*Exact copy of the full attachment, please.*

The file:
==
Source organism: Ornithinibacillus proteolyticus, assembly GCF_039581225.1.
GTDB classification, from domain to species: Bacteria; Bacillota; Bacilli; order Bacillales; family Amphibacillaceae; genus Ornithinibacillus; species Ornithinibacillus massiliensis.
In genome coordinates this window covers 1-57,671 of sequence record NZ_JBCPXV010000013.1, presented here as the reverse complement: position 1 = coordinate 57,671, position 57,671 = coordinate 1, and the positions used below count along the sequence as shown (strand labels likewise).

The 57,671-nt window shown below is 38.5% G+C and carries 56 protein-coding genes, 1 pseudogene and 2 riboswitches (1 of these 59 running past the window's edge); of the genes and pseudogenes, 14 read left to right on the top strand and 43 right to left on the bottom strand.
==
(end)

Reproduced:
Source organism: Ornithinibacillus proteolyticus, assembly GCF_039581225.1.
GTDB classification, from domain to species: Bacteria; Bacillota; Bacilli; order Bacillales; family Amphibacillaceae; genus Ornithinibacillus; species Ornithinibacillus massiliensis.
In genome coordinates this window covers 1-57,671 of sequence record NZ_JBCPXV010000013.1, presented here as the reverse complement: position 1 = coordinate 57,671, position 57,671 = coordinate 1, and the positions used below count along the sequence as shown (strand labels likewise).

The 57,671-nt window shown below is 38.5% G+C and carries 56 protein-coding genes, 1 pseudogene and 2 riboswitches (1 of these 59 running past the window's edge); of the genes and pseudogenes, 14 read left to right on the top strand and 43 right to left on the bottom strand.